ANC Stalwarts and Veterans wrote on 9 October 2017 about its formal disbandment and the formation of the South African National Defence Force, Umkhonto we Sizwe’s principles of self-sacrifice and service to the country have been undermined by a small minority of ex-members, who regularly denigrate everything for which our comrades fought. They have recruited and trained individuals who have no right to be called members of Umkhonto we Sizwe, many of whom are far too young to have served their country in MK.
Hulle beheer reeds die land en die krisis is deur hulself veroorsaak, maar skryf steeds daarvan hoe hulle die ou regering wou omverwerp – so asof ander die skuld moet kry vir hul onbevoegdhede om ‘n land te regeer. Na 1994 het radikale elemente en rewolusie ‘n hele paar kleintjies bygekry en almal gooi klippe, brand af en vernietig sover hul gaan.
Feite is oop en bloot, hulle gene is geplant vir rewolusie en ken geen protesaksie sonder geweld, plunder en rooftogte en kan op die stadium nie veel wys nie, behalwe korrupsie op korrupsie, staatsgreep op staatsgreep waar die bevoordeeldes nog meer bevoordeel word. Wat die spul meer as 60 jaar begin het, het nog nooit opgehou nie – korrupsie is 100% deel daarvan – ‘n handjievol wat vir hulself sorg.
Die hele Afrika lyk omtrent dieselfde, waar daar geweld op geweld, meestal swart op swart plaasvind en alles rondom hul verwoes, dat daar nie eers bakstene oorbly nie. Selfs skole wat opgegradeer en gebou is, word baksteen vir baksteen weggedra. Die spul wil nie skoolgaan nie ,daarom is hul slaagsyfer so laag. Daar is al honderde skole afgebrand en kinders wat nie opvoeding gaan geniet nie weens rewolusie.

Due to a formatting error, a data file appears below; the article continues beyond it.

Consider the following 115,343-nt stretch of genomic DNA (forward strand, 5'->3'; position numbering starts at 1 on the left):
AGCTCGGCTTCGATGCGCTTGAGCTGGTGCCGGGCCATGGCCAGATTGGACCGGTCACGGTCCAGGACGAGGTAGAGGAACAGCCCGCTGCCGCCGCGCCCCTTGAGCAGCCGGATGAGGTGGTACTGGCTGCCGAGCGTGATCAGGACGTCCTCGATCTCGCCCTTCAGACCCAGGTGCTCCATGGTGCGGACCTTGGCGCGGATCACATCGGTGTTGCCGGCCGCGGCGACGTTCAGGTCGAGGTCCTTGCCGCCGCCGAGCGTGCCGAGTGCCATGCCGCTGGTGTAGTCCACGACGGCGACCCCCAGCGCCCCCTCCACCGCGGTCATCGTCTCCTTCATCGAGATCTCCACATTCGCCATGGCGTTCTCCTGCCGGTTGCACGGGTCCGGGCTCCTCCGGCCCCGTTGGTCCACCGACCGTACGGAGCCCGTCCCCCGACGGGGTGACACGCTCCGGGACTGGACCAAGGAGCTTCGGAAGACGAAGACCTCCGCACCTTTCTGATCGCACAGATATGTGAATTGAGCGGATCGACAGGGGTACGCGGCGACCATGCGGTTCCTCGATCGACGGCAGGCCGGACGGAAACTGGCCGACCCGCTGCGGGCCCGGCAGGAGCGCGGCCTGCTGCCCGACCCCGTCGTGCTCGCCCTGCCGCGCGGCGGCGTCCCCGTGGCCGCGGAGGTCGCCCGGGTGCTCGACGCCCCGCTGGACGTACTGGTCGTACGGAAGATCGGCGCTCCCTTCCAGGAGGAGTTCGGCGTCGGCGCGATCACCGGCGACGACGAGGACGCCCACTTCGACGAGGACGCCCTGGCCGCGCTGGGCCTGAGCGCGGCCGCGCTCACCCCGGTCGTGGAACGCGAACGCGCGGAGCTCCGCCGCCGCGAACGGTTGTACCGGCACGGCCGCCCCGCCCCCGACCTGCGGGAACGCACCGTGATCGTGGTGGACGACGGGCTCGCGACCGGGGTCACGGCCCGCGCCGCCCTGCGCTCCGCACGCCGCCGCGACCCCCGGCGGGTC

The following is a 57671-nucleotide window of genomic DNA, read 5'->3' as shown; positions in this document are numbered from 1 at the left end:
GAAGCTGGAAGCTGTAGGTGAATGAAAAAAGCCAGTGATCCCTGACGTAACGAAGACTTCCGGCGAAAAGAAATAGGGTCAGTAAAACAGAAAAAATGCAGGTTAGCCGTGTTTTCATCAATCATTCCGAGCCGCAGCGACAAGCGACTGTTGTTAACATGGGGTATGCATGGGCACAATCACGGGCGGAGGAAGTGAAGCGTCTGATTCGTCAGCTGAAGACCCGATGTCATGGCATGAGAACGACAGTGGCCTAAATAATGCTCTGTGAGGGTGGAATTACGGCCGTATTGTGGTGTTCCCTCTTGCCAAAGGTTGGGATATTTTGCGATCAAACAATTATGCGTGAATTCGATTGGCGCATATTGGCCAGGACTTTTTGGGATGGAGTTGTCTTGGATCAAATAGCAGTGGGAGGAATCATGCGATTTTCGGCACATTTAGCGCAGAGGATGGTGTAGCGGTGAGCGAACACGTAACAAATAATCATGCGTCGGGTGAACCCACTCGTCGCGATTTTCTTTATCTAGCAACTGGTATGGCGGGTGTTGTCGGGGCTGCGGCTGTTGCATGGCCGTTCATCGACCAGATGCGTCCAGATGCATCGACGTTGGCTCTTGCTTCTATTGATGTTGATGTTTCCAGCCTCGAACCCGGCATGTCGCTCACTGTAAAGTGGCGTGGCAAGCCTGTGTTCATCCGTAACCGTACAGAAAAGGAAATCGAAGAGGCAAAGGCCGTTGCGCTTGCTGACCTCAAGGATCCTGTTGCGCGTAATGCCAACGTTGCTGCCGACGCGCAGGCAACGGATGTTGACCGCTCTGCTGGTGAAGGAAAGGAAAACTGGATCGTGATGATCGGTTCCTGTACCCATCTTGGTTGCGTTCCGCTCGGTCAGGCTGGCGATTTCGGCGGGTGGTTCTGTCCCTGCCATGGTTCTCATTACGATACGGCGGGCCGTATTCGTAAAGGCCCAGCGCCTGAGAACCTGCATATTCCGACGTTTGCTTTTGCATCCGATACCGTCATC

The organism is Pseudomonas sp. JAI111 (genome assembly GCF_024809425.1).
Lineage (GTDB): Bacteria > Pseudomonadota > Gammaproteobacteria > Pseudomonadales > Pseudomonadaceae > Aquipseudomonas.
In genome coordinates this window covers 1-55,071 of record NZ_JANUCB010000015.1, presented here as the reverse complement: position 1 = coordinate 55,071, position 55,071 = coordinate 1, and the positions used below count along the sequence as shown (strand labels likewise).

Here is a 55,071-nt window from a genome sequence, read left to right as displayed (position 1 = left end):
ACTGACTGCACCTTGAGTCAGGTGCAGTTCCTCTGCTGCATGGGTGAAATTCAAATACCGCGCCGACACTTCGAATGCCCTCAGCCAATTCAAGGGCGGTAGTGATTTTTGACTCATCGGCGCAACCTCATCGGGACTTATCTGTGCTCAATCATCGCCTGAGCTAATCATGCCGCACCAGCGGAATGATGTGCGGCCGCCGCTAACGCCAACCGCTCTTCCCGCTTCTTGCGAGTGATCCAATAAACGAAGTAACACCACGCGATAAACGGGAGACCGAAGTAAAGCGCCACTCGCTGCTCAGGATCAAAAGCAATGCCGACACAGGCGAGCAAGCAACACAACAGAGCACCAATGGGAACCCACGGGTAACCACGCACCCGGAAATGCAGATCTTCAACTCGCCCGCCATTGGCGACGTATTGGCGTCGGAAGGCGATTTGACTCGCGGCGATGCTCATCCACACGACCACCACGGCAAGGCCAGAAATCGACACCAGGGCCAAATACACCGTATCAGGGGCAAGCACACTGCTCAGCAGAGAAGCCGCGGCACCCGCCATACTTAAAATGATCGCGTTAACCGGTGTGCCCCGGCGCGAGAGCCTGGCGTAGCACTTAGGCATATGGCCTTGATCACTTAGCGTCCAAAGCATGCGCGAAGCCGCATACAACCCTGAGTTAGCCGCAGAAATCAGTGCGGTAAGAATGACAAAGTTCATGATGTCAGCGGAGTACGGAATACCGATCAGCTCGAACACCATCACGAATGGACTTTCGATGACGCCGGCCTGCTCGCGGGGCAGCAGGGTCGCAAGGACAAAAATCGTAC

Ironies het hulle sedert 1994 al die geleentheid gehad om hulself op te hef, maar elkeen trek mekaar af en kyk wie kan die meeste aanvalle loods, plunder, brandstig en vernietig.
FW de klerk en sy kaders het ook alles toegelaat en netso oorhandig om te vernietig. Daar was nooit ‘n mandaat gegee hiervoor nie en hy mag miskien sy opdragtge van bo hom afgekry het om uit te voer, maar hy het nie gehuiwer om dit uit te voer nie.
They stated that it is more than fifty-six years since the formation of Umkhonto we Sizwe, the military wing of the African National Congress. If our departed comrades, who were part of the original decision to embark on the military campaign against the apartheid regime, were with us today, they would be shocked by the crisis that is gripping the ANC.
Members of Umkhonto we Sizwe did not join out of self-interest, they joined a racially diverse and integrated organisation dedicated to overthrow apartheid and create a democratic society based on equal opportunities for all people of South Africa.
Before the 1960’s, the African National Congress (ANC) and its allies were officially committed to the use of exclusively non-violent means in the struggle against apartheid in South Africa.
THE VIOLENT STRUGGLE OF THE ANC AND THEIR SUPPORTERS – A NEVER ENDED REWOLUTION